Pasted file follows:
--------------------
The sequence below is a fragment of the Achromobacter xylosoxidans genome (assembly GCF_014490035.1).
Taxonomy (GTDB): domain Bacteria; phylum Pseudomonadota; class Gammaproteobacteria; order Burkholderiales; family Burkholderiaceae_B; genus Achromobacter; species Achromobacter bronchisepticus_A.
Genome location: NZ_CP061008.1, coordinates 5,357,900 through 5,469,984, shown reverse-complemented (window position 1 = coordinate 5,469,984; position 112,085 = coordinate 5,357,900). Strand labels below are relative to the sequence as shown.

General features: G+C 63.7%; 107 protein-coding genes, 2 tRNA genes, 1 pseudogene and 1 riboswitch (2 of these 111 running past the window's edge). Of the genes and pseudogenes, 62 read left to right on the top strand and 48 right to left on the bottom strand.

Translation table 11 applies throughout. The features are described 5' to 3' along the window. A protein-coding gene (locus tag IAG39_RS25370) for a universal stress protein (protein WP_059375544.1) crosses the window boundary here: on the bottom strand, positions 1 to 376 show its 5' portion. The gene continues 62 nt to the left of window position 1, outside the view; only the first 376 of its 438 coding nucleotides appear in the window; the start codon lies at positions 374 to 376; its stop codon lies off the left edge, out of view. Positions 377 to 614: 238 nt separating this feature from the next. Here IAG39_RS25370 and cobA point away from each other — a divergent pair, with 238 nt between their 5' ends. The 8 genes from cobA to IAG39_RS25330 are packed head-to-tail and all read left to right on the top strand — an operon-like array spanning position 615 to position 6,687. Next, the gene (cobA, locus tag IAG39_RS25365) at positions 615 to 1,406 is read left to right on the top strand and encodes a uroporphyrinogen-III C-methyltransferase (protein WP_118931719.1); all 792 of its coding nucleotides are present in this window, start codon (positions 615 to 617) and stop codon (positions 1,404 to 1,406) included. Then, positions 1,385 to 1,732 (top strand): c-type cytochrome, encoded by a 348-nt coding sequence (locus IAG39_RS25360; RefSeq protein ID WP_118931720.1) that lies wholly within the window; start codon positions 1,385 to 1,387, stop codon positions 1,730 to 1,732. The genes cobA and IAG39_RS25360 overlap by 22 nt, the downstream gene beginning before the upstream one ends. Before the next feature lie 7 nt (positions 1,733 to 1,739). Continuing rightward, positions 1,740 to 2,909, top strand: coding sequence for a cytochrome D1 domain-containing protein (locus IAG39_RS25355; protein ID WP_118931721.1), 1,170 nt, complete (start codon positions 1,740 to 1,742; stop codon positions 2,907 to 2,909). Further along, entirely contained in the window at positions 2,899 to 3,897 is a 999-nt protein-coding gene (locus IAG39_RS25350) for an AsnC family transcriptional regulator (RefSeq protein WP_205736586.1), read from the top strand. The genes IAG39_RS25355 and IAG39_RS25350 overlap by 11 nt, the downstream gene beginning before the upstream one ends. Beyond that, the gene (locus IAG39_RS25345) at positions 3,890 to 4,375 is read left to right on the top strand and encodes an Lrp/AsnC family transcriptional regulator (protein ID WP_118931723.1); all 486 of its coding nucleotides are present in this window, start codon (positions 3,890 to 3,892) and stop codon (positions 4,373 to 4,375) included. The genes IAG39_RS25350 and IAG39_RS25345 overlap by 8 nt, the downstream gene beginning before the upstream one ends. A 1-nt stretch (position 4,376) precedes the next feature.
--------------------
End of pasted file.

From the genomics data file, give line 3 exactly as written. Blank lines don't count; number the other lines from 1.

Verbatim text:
Genome location: NZ_CP061008.1, coordinates 5,357,900 through 5,469,984, shown reverse-complemented (window position 1 = coordinate 5,469,984; position 112,085 = coordinate 5,357,900). Strand labels below are relative to the sequence as shown.